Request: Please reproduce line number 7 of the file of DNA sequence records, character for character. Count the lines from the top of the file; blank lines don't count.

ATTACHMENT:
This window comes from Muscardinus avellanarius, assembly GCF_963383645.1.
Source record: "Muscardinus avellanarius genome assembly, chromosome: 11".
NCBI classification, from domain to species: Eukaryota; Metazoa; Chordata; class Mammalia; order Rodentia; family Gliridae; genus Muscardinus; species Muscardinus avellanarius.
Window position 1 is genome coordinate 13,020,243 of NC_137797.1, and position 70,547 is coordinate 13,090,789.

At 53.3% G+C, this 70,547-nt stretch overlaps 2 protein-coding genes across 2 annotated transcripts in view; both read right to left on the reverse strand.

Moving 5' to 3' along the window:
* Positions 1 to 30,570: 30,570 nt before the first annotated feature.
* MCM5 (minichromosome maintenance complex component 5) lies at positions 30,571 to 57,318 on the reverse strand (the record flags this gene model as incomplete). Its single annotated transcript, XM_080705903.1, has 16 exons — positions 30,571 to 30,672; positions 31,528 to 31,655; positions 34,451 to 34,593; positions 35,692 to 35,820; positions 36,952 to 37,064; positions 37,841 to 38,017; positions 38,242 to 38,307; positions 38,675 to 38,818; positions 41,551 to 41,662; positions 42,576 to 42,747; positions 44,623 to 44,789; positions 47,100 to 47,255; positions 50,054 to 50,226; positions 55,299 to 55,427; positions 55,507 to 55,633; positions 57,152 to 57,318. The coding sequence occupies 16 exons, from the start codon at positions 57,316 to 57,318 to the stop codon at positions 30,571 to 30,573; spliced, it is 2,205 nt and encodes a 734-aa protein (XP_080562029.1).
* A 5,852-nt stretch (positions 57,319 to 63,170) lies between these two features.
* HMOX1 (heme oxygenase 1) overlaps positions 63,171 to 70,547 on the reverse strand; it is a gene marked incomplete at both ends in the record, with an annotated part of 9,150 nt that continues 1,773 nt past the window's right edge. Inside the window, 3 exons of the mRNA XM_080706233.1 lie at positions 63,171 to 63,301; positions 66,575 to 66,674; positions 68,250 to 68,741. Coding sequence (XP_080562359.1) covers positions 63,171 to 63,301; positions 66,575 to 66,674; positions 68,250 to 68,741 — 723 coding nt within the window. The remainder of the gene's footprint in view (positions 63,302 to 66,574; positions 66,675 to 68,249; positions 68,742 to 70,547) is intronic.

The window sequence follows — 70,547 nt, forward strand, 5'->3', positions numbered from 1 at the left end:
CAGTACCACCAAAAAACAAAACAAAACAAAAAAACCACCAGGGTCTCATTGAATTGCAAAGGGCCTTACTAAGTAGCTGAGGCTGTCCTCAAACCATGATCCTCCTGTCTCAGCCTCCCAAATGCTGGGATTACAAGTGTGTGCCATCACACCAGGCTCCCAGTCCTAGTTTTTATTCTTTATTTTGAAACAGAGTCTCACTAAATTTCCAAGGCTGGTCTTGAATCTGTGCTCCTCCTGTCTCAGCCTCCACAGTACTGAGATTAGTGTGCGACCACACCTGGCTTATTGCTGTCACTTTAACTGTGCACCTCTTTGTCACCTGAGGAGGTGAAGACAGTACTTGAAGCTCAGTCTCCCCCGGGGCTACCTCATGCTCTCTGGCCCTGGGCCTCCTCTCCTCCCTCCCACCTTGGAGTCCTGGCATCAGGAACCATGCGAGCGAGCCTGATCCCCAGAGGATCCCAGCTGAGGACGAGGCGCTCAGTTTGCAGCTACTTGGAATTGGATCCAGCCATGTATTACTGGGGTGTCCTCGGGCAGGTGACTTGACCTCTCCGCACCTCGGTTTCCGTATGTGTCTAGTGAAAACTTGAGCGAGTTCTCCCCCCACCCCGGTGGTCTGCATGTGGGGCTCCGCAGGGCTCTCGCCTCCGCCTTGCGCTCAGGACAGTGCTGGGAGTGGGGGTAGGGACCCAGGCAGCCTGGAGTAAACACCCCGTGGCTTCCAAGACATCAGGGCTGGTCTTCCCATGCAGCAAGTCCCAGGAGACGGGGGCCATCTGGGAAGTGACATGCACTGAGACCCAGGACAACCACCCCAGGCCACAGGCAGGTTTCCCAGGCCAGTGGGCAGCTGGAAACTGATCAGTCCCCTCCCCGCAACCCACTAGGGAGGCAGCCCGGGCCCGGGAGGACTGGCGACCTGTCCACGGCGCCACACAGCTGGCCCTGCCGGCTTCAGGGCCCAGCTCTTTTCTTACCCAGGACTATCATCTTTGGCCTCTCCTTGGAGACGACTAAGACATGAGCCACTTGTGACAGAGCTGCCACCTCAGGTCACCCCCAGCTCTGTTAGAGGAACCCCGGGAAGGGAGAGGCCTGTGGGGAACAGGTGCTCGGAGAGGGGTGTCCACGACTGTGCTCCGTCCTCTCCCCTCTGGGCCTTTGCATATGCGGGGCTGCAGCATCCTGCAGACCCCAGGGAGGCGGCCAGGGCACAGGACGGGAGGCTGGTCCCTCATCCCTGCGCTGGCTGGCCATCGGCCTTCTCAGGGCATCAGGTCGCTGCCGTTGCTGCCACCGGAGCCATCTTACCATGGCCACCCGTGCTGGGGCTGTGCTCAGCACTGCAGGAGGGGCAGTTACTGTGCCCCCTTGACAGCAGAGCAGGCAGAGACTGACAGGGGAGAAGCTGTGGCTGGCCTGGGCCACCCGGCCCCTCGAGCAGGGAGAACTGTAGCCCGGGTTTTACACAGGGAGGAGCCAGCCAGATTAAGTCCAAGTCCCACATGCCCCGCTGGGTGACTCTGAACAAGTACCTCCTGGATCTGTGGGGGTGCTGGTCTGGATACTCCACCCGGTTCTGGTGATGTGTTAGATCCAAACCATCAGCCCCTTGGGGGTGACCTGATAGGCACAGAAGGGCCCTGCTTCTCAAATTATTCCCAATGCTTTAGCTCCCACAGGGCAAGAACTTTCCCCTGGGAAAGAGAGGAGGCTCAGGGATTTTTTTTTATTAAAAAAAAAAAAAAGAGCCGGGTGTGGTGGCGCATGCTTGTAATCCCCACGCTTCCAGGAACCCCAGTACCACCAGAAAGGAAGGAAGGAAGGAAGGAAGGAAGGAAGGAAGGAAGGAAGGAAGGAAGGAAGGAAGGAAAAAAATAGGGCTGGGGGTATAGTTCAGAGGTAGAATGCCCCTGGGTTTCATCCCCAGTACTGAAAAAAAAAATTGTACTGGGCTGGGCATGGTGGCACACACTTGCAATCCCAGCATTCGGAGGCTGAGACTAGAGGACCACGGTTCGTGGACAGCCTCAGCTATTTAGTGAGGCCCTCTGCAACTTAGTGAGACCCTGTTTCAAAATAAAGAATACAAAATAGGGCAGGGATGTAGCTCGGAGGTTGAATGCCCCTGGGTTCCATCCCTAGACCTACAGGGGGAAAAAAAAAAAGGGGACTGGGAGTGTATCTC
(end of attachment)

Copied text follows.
* Positions 1 to 30,570: 30,570 nt before the first annotated feature.